Guam – Former Adelup cabinet member Jim McDonald is blowing the whistle on the outgoing administration’s alleged shady tactics, accusing the Governor’s Office of blackmailing him while attempting to cover up for a drug suspect.
The bombshell was dropped early this morning on NewsTalk K57 when terminated Department of Corrections Deputy Director Jim McDonald called into the Mornings with Patti Show.
McDonald revealed in a two part interview that he was first shuffled out of the Customs and Quarantine agency for refusing to return contraband—specifically, butterfly knives confiscated from Eric Palacios. McDonald also claims that Adelup ordered him to remove a drug suspect from a suspect list.
“When they wanted me to release contraband, I totally refused and then when they wanted me to take a suspect out of the suspect [list]. I said nope, it ain’t gonna happen. And I get a call from Adelup, they said, ‘Oh, you don’t work well with Adelup. It’s time for you to go,'” describes McDonald.
In April, McDonald was removed as the director of Customs and Quarantine and replaced by none other than Eric Palacios—the same man who allegedly attempted to smuggle contraband and later asked for them back.
These confiscated items would later become the catalyst for Palacios’ failure to get his nomination confirmed. Attempting to smuggle contraband and other past transgressions were cited by Public Safety Chairwoman Sen. Telena Nelson as the basis for refusing to move Palacios’ nomination out of committee.
In fact, McDonald describes how the request was made for the butterfly knives to be released and in that request, there was a subtle threat.
“When I ran into [Palacios], he said our guys have confiscated his contraband and he felt that that contraband was supposed to be allowed to be released. I told him no, it’s a federal law, contraband is contraband, especially butterfly knives, it’s a deadly weapon. And of course he was saying that we’re gonna get down to bottom of this because I feel you guys should release it because it’s for personal use,” recalls McDonald.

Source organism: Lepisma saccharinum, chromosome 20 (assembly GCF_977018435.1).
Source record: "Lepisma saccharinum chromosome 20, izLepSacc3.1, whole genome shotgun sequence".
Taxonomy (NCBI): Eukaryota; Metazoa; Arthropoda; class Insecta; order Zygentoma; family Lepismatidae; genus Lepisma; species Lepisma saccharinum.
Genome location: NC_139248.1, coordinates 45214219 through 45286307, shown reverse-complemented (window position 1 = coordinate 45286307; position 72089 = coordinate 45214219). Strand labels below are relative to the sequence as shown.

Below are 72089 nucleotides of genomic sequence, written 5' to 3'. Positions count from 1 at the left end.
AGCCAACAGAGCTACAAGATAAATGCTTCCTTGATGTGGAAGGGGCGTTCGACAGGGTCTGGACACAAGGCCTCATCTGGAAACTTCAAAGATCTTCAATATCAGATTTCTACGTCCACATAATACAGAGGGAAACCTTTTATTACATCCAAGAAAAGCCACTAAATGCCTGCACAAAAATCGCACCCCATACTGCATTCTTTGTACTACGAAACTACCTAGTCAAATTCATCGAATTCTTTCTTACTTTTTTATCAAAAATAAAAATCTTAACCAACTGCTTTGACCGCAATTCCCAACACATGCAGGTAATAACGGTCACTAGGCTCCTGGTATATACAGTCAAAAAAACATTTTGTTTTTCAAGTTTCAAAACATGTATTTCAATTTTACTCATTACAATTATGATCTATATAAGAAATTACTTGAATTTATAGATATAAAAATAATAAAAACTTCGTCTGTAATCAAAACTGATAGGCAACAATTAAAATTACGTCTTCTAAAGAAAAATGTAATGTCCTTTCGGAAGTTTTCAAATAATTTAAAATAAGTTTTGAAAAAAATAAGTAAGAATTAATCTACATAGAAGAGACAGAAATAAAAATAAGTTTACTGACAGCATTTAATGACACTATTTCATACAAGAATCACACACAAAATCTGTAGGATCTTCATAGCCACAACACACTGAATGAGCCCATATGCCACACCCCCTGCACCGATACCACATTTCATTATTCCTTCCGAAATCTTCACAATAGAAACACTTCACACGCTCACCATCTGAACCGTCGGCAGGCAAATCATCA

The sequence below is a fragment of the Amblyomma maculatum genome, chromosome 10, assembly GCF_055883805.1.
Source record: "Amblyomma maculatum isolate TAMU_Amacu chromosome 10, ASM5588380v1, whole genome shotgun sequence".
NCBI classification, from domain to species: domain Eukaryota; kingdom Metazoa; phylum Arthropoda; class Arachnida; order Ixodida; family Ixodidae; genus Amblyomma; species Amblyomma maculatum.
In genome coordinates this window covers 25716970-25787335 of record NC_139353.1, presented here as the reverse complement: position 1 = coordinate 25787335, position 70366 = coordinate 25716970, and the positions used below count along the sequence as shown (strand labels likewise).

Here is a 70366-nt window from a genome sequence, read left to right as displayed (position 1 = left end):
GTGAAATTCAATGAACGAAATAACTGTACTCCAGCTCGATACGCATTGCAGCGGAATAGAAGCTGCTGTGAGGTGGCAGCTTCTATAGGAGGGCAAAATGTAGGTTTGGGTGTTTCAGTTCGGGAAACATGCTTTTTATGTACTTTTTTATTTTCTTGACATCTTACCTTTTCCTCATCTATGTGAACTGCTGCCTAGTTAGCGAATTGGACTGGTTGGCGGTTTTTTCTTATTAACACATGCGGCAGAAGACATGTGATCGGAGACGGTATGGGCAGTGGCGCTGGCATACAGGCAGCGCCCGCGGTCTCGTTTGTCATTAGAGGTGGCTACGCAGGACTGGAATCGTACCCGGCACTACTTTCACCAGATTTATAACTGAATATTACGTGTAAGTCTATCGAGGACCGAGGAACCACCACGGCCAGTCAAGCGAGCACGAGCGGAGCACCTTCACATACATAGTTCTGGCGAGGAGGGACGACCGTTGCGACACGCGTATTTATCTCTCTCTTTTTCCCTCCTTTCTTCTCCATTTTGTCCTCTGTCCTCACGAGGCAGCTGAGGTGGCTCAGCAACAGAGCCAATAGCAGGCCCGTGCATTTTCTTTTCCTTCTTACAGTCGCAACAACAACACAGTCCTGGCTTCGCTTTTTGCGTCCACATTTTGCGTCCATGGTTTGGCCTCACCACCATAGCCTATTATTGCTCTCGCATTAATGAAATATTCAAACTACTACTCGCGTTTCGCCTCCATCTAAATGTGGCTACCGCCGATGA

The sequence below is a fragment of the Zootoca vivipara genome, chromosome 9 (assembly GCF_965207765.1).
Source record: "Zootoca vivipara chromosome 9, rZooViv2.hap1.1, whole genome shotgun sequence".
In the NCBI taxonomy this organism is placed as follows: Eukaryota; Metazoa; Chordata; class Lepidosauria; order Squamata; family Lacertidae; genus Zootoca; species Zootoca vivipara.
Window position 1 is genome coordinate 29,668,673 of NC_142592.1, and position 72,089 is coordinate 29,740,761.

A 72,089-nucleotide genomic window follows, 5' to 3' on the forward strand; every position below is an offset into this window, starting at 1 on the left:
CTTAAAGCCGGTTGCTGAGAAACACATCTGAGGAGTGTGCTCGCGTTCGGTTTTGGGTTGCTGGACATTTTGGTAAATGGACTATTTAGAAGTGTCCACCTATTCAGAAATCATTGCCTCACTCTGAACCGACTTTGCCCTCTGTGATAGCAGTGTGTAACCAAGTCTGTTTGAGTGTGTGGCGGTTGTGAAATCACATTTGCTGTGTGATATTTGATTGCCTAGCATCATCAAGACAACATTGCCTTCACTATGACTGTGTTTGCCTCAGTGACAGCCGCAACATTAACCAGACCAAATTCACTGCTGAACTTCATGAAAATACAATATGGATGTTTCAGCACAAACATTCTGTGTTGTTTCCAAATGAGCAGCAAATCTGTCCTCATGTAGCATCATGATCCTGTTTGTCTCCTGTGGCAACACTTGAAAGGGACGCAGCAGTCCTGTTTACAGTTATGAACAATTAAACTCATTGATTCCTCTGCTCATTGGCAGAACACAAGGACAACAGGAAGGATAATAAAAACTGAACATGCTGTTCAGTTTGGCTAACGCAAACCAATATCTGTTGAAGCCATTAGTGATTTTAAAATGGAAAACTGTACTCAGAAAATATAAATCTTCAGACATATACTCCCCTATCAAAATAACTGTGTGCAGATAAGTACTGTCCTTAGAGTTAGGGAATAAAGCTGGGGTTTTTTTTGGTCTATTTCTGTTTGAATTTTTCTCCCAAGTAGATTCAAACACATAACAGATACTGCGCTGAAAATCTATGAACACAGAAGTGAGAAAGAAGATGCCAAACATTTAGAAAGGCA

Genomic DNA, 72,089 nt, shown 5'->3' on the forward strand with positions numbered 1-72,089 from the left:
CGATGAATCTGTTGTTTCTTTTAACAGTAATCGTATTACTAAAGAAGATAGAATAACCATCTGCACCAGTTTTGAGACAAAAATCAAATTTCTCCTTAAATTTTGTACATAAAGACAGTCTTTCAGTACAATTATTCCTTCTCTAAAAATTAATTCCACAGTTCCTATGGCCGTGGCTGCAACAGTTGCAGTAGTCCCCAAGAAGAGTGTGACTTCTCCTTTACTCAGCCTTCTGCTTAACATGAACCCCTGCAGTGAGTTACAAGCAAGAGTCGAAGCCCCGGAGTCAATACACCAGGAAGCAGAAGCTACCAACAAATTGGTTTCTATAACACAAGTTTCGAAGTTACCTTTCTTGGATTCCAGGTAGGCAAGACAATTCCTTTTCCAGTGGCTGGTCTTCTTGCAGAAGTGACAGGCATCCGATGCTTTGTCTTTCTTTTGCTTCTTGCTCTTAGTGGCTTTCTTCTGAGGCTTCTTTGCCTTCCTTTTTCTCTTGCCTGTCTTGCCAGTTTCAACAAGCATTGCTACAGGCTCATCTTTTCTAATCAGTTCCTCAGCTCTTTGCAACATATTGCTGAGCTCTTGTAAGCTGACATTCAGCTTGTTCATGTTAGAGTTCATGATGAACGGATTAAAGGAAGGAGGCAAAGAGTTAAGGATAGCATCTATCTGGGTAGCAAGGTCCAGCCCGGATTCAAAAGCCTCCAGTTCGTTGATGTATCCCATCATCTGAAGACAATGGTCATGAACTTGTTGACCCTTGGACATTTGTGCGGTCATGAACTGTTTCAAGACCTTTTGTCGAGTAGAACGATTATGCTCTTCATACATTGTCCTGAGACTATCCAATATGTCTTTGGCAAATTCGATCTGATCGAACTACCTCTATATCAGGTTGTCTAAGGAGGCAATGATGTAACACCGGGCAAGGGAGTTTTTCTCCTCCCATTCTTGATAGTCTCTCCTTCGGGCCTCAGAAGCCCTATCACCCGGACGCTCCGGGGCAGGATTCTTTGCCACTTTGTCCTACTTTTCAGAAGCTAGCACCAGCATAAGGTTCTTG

And the removal of the suspect from a suspect list? The individual apparently was convicted in federal court and served time on drug-related charges.
“They wanted me to remove someone from the drug suspect list also and I said no. The only way a person’s name is gonna be removed from that suspect list is if we get our federal partners to say that this person has served his time and paid his dues and apparently they weren’t happy again with that,” McDonald explains.
That wasn’t the end of it for McDonald. With less than six months left in the administration, he was given the deputy director post at the Department of Corrections. But it would take a meeting between McDonald and the Leon Guerrero-Tenorio transition team—essentially the political opponents of Lt. Governor Ray Tenorio—as well as an endorsement by McDonald’s brother, Agana Heights Mayor Paul McDonald, for Tenorio’s rival—for Adelup to give him the boot.
“I’m the type of person, I don’t hide stuff you know. I could have told the–whoever is in the transition team, let’s meet somewhere and all that, but I had the courtesy to let [the Calvo-Tenorio Administration] know. I said you know these guys are asking for input on how they can select the people, managers in public safety and I feel it’s my responsibility to give them some good advice,” says McDonald. “And apparently the administration wasn’t happy with that.”
He adds: “You can say I was terminated because they said I only have till the end of the day to clear my office.”
McDonald left his position as the DOC deputy director and later it was announced that he would be replaced by Palacios.
Palacios, meanwhile, denies the allegations that he personally asked McDonald for his butterfly knives back. Adelup also responded to a request for comment, saying, “the allegations are untrue.”